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Tracking Tokyo Roses Along the Arakawa Tram Line

Volunteers, along with the operator of the Arakawa tram line, team up to take care of rows of Tokyo roses and other flower selections lined up along the tracks.



Roses are in full bloom along the Arakawa line in the spring of 2023. (© JAPAN Forward by Earl Kinmonth)

Search on "Tokyo roses" and you will get suggestions for well known parks and botanical gardens. But most sites on this subject will also note one rather unusual venue for viewing blossoms, the Arakawa tram line. It's the only surviving remnant of a once extensive and heavily used municipal transportation network.

The Arakawa trams run right next to rows of roses. (© JAPAN Forward by Earl Kinmonth)

The contemporary Arakawa line is a pasting together of several originally separate lines that had their own right of way. As a result they did not suffer from the death blow of motorization in the 1950s and 1960s. The Arakawa line shares the street with cars, trucks, and buses only between the Oji and Asukayama stops, a distance of less than a kilometer.

Volunteers with the cooperation of the tram operator and Arakawa Ward maintain some 14,000 rose bushes in 140 varieties. These bushes line the tracks in several discontiguous segments.  The longest segment is between Arakawa-shako-mae and Arakawa Yuenchi-mae, with a shorter segment between Otsuka and Mukohara tram stations.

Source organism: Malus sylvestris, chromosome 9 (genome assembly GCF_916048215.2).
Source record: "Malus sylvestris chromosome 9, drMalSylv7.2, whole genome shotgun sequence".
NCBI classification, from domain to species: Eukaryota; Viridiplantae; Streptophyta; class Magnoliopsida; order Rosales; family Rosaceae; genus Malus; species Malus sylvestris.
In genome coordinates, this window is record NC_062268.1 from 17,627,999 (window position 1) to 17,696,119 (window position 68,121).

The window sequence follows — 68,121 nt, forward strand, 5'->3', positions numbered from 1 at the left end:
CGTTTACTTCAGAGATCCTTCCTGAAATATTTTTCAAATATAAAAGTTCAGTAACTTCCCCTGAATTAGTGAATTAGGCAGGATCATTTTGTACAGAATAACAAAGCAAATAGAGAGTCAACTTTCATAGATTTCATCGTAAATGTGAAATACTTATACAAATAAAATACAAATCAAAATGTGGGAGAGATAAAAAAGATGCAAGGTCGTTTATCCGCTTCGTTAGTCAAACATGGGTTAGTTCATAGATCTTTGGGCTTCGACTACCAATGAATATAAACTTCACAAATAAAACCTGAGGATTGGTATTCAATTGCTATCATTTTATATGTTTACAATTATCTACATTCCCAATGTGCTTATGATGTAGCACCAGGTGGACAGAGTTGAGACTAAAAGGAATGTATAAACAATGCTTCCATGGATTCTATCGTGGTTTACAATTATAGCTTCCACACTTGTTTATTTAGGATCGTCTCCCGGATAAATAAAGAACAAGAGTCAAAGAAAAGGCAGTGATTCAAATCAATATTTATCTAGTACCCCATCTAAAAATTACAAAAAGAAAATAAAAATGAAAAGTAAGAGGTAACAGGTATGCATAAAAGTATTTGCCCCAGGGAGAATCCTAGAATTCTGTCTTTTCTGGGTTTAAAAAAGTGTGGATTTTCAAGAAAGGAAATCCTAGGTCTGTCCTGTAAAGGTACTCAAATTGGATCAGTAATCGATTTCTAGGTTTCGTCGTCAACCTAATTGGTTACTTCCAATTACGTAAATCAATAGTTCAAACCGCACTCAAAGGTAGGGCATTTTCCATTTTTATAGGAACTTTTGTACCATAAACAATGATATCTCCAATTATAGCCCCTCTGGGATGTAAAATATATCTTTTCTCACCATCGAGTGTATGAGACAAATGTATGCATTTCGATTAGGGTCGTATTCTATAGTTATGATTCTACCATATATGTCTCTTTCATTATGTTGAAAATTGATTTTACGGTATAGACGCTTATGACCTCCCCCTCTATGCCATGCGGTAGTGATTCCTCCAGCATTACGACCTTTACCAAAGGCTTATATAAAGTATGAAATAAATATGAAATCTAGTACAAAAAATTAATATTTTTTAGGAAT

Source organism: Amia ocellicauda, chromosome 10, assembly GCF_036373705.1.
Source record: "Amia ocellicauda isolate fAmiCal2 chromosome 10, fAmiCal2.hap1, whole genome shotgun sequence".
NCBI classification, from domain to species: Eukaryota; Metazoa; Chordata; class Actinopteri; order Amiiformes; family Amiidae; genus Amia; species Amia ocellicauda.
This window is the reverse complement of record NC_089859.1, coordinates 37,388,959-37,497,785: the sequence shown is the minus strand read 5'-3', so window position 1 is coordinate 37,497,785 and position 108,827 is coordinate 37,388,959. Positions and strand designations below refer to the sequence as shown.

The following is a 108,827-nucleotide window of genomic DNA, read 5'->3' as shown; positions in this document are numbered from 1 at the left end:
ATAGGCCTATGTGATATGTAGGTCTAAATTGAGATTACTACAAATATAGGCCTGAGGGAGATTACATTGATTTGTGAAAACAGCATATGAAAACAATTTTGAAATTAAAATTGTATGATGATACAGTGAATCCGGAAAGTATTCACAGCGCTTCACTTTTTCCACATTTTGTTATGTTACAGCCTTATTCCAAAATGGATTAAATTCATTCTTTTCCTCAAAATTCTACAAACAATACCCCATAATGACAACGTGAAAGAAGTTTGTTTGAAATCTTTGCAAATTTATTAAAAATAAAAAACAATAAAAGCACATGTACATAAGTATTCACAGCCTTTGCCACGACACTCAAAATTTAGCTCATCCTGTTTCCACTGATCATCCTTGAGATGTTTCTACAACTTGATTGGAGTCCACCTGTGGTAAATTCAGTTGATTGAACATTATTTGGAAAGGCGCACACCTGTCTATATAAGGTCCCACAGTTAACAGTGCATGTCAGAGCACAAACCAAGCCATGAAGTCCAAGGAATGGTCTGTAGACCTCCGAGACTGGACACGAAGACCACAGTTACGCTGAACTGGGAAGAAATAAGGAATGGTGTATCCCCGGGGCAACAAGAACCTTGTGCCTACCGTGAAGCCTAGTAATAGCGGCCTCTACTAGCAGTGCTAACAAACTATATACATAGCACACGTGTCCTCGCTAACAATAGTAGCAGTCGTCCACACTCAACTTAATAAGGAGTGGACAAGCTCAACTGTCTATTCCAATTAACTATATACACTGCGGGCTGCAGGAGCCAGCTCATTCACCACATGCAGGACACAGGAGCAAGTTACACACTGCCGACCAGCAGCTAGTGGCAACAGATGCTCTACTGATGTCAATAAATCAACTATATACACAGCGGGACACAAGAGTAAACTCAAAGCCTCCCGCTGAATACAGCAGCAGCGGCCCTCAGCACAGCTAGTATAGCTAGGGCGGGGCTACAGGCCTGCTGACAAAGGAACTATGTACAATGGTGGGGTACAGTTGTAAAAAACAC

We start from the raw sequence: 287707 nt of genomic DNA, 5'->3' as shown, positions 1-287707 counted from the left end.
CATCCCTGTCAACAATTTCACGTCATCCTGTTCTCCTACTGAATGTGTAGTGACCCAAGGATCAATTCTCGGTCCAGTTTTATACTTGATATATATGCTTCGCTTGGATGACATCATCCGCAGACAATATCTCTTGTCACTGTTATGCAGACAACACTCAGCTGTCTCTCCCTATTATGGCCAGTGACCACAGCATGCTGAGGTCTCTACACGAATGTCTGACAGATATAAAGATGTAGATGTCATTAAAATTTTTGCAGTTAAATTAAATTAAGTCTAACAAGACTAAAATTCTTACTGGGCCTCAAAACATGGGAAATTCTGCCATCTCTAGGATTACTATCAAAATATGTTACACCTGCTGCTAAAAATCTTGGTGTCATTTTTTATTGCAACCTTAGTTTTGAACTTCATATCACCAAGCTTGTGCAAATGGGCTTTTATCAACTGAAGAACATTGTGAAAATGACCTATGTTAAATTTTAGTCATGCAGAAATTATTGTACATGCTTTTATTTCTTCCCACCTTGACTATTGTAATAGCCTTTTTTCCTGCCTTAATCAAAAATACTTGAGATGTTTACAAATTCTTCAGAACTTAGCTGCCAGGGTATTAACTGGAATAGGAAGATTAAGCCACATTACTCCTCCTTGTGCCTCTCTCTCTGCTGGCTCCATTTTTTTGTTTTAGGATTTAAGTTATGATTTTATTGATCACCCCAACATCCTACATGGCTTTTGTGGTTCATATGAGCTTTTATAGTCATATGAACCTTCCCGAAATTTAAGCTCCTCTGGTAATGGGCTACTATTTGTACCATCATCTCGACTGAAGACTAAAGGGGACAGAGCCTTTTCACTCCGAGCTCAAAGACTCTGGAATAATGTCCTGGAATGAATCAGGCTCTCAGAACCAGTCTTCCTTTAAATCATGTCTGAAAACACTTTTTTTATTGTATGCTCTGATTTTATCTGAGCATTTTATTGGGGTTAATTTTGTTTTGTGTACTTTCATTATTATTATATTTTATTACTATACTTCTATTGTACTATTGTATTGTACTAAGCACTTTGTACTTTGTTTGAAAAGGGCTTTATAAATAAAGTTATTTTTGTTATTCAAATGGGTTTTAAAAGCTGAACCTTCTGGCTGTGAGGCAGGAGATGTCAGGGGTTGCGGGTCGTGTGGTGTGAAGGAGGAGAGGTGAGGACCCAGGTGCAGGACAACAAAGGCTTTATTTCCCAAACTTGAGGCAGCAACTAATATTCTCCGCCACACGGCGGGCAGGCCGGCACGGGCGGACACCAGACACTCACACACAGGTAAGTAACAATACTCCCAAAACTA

This rose variety along the Arakawa line is named for Princess Aiko, the daughter of Emperor Naruhito and Empress Masako. (© JAPAN Forward by Earl Kinmonth)

These segments are paralleled by low traffic streets. With due caution, it is possible to walk in the street next to the roses, admiring or photographing them close up.

Roses line both sides of the tram tracks in some locations along the Arakawa line. (© JAPAN Forward by Earl Kinmonth)

Easy and Affordable Access

A one day free ticket allows riders to get on and off at any stop and as often as they like. It costs 400 yen ($2.90 USD)for adults, 200 yen ($1.45 USD) for children and may be added to SUICA or PASMO cards by the driver.

Arakawa Yuenchi stop brings travelers to the entrance to the amusement park. (© JAPAN Forward by Earl Kinmonth)

If you have young children, consider a visit to Arakawa Amusement Park (Arakawa Yuenchi) operated by the Arakawa Ward. It reopened last year in May 2022 after an extensive refurbishment.  A full description can be found in my JAPAN Forward article about the Park.


Author: Earl H Kinmonth

Photographs by EH Kinmonth. Find other stories about Tokyo and nearby areas by Dr Kinmonth at this link.

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